4.) Choose proper image files & optimize them accordingly. Make sure that images are png and jpg accordingly. png is for images meant to have transparency instead of white(or color) backgrounds & images that are illustrations (lines/patterns/digitally manufactured images). jpegs (or jpgs) are for photographs and these especially have optimization standards. When finalizing these photographs in photoshop (or you can use a image optimizer online) set these images to being optimized. In photoshop you do this by hitting “save for web”. I typically suggest you save them at a quality level of 80% since I’ve never noticeably been able to spot the difference but this is completely up to you.
5.) Image titles (SEO tip): When you save an image – put a relevant title on it. Especially if your CRM/platform doesn’t magically change the image name to something insane. As a result you’ll increase the ranking potential for that image and also add additional context/relevance to the page the image is on. I used to mass edit original images’ file names as well and put the brand name at the end so that anyone that saved the image would have a reminder on their computer of the brand… or the brand would be mentioned if they uploaded it somewhere else… it also increased the easiness of tracking some people using the image improperly.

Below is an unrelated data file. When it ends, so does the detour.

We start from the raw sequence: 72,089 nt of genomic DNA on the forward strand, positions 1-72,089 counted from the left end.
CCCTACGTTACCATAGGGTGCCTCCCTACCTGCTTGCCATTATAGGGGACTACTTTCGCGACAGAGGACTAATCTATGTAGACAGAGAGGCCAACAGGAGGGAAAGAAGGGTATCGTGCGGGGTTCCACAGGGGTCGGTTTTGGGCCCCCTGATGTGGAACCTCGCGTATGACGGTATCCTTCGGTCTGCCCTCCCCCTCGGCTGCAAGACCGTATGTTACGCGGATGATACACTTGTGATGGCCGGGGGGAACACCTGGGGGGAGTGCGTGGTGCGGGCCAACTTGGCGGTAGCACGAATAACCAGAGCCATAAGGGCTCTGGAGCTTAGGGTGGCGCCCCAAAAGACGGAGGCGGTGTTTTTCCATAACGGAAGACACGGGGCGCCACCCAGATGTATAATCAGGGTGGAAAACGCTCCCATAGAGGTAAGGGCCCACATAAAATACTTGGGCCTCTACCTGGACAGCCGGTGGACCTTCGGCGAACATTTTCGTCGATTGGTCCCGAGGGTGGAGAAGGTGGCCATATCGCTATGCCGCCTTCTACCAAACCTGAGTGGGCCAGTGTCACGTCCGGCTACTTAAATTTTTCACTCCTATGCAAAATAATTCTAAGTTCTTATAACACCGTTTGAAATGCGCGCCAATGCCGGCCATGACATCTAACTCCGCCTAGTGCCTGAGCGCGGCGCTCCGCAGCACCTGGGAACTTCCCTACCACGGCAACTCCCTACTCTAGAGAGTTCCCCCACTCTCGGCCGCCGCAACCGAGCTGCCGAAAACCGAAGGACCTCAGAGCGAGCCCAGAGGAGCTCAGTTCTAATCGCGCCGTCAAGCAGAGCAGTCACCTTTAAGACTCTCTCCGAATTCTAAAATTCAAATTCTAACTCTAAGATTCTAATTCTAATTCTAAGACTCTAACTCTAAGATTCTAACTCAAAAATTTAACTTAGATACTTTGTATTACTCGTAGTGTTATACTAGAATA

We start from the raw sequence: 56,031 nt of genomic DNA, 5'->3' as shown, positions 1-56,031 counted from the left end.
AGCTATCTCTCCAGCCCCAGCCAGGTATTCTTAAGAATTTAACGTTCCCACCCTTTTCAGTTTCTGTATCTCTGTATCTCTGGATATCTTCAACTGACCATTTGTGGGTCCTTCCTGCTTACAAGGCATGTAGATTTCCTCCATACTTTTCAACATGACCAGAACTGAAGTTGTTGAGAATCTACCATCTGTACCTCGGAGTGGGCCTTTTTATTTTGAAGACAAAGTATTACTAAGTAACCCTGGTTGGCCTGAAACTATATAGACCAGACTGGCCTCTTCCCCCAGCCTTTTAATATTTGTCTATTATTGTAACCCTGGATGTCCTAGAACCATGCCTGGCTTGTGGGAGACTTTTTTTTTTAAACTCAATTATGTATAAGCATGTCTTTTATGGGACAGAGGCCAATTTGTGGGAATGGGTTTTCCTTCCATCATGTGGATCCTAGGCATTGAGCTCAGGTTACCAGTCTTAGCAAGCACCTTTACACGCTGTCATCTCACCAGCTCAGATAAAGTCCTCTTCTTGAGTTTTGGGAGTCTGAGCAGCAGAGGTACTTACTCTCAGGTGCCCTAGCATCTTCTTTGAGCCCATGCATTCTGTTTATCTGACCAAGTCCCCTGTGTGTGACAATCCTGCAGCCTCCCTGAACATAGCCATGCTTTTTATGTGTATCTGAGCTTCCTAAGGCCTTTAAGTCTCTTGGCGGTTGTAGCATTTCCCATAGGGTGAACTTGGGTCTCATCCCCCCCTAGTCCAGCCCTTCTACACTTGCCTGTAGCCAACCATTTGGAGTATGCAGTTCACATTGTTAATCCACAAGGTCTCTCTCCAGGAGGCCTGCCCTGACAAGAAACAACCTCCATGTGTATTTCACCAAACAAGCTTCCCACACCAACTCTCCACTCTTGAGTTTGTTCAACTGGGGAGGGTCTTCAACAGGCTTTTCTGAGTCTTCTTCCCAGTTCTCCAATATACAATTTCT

6.)Always establish a good title tag for your home page. In 6-7 words tell someone exactly what the site is about, what you sell, etc. Having your main page’s title be “home” or “brand name Y” and nothing else doesn’t help apply context towards what your site is about. You can do the rest of the site’s titles later as this will take some time and keyword research… just at a minimum, even if you don’t understand SEO, maintain a good title tag on your homepage from day 0.
Thats all for now… will continue this later (It’s my birthday… going to go have fun). Please leave comments and items from your checklist so we can expand this and maybe even put it into the wiki.
EDIT: I added the line “don’t trust any advice” at the top.